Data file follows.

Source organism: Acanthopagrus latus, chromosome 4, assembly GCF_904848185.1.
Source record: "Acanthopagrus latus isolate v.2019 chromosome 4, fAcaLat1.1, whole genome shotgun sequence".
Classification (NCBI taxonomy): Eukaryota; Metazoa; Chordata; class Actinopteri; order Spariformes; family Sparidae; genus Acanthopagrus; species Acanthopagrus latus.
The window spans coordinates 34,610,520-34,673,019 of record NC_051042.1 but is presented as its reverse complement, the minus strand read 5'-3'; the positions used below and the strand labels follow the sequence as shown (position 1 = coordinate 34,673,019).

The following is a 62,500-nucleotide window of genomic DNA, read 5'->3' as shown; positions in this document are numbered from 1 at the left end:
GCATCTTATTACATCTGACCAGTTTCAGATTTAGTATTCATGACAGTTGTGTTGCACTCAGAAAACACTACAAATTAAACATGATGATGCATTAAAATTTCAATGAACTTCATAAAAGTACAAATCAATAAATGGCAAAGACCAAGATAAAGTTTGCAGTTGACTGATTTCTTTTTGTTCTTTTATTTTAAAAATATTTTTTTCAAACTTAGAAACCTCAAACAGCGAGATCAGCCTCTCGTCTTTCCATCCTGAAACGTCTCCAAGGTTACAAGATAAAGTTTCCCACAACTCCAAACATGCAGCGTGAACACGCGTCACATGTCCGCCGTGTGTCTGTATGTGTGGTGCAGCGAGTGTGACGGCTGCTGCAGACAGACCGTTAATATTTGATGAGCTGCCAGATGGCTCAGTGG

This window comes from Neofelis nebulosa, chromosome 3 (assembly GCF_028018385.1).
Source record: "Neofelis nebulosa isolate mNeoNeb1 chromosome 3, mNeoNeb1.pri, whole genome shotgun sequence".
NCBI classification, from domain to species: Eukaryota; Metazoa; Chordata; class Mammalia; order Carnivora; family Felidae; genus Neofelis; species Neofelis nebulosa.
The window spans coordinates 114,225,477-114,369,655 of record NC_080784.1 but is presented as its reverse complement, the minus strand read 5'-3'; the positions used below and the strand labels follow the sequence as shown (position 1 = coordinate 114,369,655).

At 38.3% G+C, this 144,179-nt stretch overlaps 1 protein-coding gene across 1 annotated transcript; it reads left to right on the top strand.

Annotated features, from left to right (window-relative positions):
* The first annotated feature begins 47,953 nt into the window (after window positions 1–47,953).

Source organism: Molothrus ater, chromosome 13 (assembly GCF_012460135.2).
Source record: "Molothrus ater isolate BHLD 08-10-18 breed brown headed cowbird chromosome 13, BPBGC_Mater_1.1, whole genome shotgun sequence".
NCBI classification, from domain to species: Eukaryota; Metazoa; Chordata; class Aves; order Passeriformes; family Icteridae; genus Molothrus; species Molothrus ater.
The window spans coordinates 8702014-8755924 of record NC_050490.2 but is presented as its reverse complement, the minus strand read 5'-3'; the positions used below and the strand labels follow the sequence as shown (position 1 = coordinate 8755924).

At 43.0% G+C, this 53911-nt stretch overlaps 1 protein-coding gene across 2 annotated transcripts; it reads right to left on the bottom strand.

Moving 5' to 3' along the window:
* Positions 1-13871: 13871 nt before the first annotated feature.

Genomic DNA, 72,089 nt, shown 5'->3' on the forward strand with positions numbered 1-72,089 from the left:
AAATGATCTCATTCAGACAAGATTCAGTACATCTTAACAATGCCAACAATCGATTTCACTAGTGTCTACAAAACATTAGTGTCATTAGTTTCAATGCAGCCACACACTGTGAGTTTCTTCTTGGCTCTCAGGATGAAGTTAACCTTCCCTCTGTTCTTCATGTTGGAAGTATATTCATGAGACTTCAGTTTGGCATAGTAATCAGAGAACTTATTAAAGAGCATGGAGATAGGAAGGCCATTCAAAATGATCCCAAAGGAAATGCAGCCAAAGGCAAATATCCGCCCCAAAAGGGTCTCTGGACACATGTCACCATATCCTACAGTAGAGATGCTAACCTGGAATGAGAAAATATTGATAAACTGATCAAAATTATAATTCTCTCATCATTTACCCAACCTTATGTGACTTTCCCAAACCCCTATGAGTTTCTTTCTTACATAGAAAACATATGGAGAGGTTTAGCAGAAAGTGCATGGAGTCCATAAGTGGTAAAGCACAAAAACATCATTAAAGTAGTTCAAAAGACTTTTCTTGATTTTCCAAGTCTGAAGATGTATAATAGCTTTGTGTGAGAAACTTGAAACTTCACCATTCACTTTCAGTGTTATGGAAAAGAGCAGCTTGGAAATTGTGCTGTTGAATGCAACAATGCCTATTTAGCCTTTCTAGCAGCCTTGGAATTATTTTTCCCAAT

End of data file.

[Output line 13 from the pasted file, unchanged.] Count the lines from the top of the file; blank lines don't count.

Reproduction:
* The first annotated feature begins 47,953 nt into the window (after window positions 1–47,953).